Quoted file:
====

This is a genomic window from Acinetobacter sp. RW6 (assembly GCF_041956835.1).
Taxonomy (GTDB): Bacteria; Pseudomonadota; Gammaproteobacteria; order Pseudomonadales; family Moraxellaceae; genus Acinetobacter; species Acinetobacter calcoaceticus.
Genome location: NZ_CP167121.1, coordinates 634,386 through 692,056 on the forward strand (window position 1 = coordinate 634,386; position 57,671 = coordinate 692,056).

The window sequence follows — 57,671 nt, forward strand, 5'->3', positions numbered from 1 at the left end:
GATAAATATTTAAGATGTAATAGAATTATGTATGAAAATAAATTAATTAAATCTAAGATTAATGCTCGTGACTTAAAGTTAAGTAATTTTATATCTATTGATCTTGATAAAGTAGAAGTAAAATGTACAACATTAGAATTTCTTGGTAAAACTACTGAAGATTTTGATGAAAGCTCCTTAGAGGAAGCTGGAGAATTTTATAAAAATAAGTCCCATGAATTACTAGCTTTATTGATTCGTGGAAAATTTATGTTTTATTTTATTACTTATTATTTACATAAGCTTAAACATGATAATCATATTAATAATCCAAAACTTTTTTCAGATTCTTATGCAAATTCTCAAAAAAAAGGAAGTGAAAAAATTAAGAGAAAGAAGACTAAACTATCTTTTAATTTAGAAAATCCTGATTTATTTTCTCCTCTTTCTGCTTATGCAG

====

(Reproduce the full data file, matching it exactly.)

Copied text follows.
This is a genomic window from Acinetobacter sp. RW6 (assembly GCF_041956835.1).
Taxonomy (GTDB): Bacteria; Pseudomonadota; Gammaproteobacteria; order Pseudomonadales; family Moraxellaceae; genus Acinetobacter; species Acinetobacter calcoaceticus.
Genome location: NZ_CP167121.1, coordinates 634,386 through 692,056 on the forward strand (window position 1 = coordinate 634,386; position 57,671 = coordinate 692,056).

The window sequence follows — 57,671 nt, forward strand, 5'->3', positions numbered from 1 at the left end:
GATAAATATTTAAGATGTAATAGAATTATGTATGAAAATAAATTAATTAAATCTAAGATTAATGCTCGTGACTTAAAGTTAAGTAATTTTATATCTATTGATCTTGATAAAGTAGAAGTAAAATGTACAACATTAGAATTTCTTGGTAAAACTACTGAAGATTTTGATGAAAGCTCCTTAGAGGAAGCTGGAGAATTTTATAAAAATAAGTCCCATGAATTACTAGCTTTATTGATTCGTGGAAAATTTATGTTTTATTTTATTACTTATTATTTACATAAGCTTAAACATGATAATCATATTAATAATCCAAAACTTTTTTCAGATTCTTATGCAAATTCTCAAAAAAAAGGAAGTGAAAAAATTAAGAGAAAGAAGACTAAACTATCTTTTAATTTAGAAAATCCTGATTTATTTTCTCCTCTTTCTGCTTATGCAG